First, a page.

Commercial COVID Grant Funding
Over the past 18 months, many commercial entities have received federal grant funding for the first time due to COVID-19. The information regarding how and when to use such grant funds has been limited, vague, or not provided until months after funding is received. To further complicate things, guidance is continually changing.
Entities expending more than $750,000 of federal grant funding in a year are required to have a financial statement and compliance audit referred to as a Single Audit. Organizations without prior audit requirements may now have an audit requirement due to federal funding received/spent during 2020/2021. As these federal funds are new and have limited or changing guidance, receiving organizations should work with their accounting firms and granting agencies to ensure compliance. Proper documentation is also key in the future when granting agencies or auditors have questions.
Single Audits are conducted under Subpart F of the Office of Management and Budget’s (OMB) Uniform Administrative Requirements, Cost Principles, and Audit Requirements for Federal Awards. OMB annually issues a Compliance Supplement, which identifies compliance requirements and suggests audit procedures for numerous federal grant programs. The 2021 Compliance Supplement (July 2021), and an addendum for specific programs unrelated to commercial entities (December 2021) to address COVID funding.
One common grant received by healthcare service businesses was Provider Relief Funds (PRF). Entities that received monies include, but are not limited to, medical and dental practices, nursing homes, assisted living facilities, vision practices, and behavioral health practices. This money has been disbursed through several different phases. The first payments were deposited in bank accounts on April 10, 2020, and payments are continuing.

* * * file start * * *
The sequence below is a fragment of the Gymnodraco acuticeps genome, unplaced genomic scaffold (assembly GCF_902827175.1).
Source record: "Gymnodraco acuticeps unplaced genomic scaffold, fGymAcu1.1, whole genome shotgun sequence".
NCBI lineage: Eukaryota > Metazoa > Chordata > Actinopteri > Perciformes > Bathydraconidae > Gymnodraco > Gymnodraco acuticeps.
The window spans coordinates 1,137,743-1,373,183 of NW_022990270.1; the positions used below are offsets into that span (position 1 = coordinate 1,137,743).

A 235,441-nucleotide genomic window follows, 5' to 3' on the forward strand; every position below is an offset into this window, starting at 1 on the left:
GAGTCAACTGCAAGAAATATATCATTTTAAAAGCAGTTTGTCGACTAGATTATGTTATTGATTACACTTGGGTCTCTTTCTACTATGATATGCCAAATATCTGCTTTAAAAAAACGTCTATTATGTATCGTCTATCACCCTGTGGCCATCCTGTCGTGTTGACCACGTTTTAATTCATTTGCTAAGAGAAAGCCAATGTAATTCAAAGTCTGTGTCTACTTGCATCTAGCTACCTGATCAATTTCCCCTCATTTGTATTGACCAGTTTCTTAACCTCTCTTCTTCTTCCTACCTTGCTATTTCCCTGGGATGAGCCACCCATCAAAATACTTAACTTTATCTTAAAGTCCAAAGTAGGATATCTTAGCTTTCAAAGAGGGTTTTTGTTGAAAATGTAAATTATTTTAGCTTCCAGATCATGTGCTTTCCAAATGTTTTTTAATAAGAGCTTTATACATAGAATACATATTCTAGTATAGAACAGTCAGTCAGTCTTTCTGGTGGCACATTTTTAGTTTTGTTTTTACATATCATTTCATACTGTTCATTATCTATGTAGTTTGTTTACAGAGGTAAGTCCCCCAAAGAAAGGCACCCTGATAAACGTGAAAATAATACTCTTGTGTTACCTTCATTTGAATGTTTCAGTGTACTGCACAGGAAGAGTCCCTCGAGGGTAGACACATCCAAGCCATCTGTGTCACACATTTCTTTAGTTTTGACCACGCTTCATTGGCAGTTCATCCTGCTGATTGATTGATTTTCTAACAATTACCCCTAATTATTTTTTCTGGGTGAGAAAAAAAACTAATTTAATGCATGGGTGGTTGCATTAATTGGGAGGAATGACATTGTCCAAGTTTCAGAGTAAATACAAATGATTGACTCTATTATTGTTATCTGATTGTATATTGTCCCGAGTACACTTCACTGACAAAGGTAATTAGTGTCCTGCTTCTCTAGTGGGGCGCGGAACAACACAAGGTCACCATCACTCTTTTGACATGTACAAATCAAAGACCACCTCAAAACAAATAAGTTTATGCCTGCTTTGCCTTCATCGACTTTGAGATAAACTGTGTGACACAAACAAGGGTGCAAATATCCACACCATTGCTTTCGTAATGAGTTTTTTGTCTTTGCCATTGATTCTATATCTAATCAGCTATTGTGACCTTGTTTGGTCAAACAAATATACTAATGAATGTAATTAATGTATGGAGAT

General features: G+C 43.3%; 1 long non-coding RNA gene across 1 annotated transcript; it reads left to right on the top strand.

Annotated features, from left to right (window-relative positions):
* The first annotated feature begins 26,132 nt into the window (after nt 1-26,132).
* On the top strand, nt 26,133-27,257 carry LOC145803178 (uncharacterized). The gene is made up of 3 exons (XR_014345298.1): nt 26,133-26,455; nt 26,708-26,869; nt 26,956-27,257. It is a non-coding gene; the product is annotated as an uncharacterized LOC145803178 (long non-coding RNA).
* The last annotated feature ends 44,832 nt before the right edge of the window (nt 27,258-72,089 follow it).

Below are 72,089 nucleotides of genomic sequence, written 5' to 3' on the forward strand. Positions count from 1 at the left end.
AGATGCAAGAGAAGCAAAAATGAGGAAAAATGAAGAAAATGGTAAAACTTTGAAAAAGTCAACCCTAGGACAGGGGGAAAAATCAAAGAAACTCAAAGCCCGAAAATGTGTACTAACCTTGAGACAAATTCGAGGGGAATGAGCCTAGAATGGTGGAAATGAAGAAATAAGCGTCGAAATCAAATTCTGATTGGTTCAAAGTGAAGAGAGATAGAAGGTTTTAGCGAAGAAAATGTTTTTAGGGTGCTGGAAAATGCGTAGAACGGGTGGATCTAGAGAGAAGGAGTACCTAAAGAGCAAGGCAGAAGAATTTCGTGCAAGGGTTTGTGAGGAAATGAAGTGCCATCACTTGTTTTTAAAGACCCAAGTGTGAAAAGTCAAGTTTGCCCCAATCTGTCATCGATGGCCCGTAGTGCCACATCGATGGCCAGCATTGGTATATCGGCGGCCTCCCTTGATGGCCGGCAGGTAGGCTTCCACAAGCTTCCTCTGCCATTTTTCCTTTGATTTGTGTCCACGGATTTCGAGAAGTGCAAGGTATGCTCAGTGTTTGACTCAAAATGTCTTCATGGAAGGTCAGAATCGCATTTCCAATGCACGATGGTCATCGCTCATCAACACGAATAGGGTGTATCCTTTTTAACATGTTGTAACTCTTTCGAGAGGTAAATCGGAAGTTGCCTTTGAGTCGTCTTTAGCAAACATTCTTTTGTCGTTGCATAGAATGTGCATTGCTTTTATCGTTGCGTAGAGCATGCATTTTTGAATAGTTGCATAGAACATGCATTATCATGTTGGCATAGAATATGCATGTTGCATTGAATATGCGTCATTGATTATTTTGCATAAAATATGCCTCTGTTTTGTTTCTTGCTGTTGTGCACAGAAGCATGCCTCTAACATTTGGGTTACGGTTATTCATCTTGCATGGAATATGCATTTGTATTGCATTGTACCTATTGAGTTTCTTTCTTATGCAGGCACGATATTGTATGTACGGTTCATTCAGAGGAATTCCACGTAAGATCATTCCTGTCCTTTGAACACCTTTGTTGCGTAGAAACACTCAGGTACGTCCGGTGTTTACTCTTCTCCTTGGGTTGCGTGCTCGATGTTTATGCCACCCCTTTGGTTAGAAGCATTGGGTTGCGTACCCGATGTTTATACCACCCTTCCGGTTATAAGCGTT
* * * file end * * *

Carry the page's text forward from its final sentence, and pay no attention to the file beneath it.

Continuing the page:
The PRF expenses must have a direct COVID affiliation and cannot be reported as having been spent on PRF if already reimbursed from another grant. For example, if a business received a Paycheck Protection Program (PPP) loan that was reported as having been spent with payroll, those same payroll funds cannot be spent again on PRF. Most expenses are allowed to be charged to PRF if they are used in preparing for and/or responding to the pandemic. Additional examples include costs incurred to purchase personal protective equipment, barriers for social distancing, expanded hardware or software to allow for remote work by employees, or enhancing telemedicine, just to name a few. If payroll is being considered as a PRF expense, remember it must have a COVID tie. A nurse working a shift to treat non-COVID patients in the normal course of business is not allowable.
In addition to COVID-related expenses, organizations can also use PRF monies for lost revenue. For these instances, businesses will enter quarterly information for two years into the Health Resources and Services Administration (HRSA) portal and lost revenue will be calculated based on quarterly figures. An entity might have more revenue in calendar 2020 than in 2019, but may have losses by quarter for the PRF lost revenue calculation.
Normally, federal funding is reported on a Schedule of Expenditures of Federal Awards (SEFA) when funds are spent. However, PRF funding is reported on the SEFA depending on when organizations are required to report in the HRSA portal. See table below for reference on when portal and corresponding SEFA reporting are required.
Reporting in the HRSA portal is not allowed prior to the portal reporting period dates noted above. Additionally, if a business is unable to show the PRF funds as having been spent, the PRF funds must be returned within 30 days after the reporting time period.
The OMB has indicated commercial entities will have different options to comply with the Uniform Guidance audit requirement for PRF monies than non-profit and governmental entities have. However, as of the date of this article, those options have not yet been released.
The compliance professionals at Ketel Thorstenson, LLP can help you navigate the Uniform Guidance requirements. Please contact us to answer questions and for additional guidance.